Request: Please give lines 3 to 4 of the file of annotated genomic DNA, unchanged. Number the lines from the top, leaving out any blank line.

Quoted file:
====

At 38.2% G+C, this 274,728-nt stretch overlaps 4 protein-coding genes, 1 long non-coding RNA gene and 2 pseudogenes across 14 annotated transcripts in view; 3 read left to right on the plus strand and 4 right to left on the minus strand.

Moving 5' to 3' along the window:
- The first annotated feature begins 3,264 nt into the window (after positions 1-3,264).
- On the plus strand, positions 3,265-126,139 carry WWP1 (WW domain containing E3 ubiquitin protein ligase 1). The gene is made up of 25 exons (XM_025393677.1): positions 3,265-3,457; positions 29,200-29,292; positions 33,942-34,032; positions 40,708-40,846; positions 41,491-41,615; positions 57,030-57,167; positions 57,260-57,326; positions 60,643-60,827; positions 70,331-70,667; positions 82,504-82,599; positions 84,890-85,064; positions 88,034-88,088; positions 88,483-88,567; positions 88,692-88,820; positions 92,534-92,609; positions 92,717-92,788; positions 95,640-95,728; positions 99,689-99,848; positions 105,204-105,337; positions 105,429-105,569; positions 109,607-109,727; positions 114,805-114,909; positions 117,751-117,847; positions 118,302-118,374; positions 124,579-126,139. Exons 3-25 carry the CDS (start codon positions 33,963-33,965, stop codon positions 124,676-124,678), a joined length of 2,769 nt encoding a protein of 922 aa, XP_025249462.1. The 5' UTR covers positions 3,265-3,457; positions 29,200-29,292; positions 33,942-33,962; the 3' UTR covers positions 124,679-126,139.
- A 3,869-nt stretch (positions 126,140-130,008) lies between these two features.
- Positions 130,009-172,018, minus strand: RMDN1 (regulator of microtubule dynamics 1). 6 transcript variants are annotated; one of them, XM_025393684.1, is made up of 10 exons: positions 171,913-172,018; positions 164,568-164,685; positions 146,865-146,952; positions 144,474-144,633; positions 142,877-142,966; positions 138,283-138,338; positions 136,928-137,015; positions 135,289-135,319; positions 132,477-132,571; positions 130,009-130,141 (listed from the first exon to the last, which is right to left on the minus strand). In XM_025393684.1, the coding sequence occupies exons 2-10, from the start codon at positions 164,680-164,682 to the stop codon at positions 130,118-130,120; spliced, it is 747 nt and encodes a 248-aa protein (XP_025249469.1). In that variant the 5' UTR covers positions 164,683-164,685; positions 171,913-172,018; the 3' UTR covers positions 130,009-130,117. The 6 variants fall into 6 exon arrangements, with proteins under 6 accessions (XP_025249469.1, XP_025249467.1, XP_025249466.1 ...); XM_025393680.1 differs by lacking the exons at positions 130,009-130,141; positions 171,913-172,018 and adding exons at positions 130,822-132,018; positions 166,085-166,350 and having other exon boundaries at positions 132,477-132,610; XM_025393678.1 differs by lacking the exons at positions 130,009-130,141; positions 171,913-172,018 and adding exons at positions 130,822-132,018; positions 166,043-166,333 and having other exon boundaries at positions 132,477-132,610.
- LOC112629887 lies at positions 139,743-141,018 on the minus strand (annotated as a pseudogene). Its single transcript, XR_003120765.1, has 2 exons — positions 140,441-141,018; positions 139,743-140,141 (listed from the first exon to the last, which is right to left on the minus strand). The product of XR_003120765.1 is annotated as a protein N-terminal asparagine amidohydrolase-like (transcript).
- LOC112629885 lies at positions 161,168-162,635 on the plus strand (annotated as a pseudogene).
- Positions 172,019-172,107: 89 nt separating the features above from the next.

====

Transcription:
- The first annotated feature begins 3,264 nt into the window (after positions 1-3,264).
- On the plus strand, positions 3,265-126,139 carry WWP1 (WW domain containing E3 ubiquitin protein ligase 1). The gene is made up of 25 exons (XM_025393677.1): positions 3,265-3,457; positions 29,200-29,292; positions 33,942-34,032; positions 40,708-40,846; positions 41,491-41,615; positions 57,030-57,167; positions 57,260-57,326; positions 60,643-60,827; positions 70,331-70,667; positions 82,504-82,599; positions 84,890-85,064; positions 88,034-88,088; positions 88,483-88,567; positions 88,692-88,820; positions 92,534-92,609; positions 92,717-92,788; positions 95,640-95,728; positions 99,689-99,848; positions 105,204-105,337; positions 105,429-105,569; positions 109,607-109,727; positions 114,805-114,909; positions 117,751-117,847; positions 118,302-118,374; positions 124,579-126,139. Exons 3-25 carry the CDS (start codon positions 33,963-33,965, stop codon positions 124,676-124,678), a joined length of 2,769 nt encoding a protein of 922 aa, XP_025249462.1. The 5' UTR covers positions 3,265-3,457; positions 29,200-29,292; positions 33,942-33,962; the 3' UTR covers positions 124,679-126,139.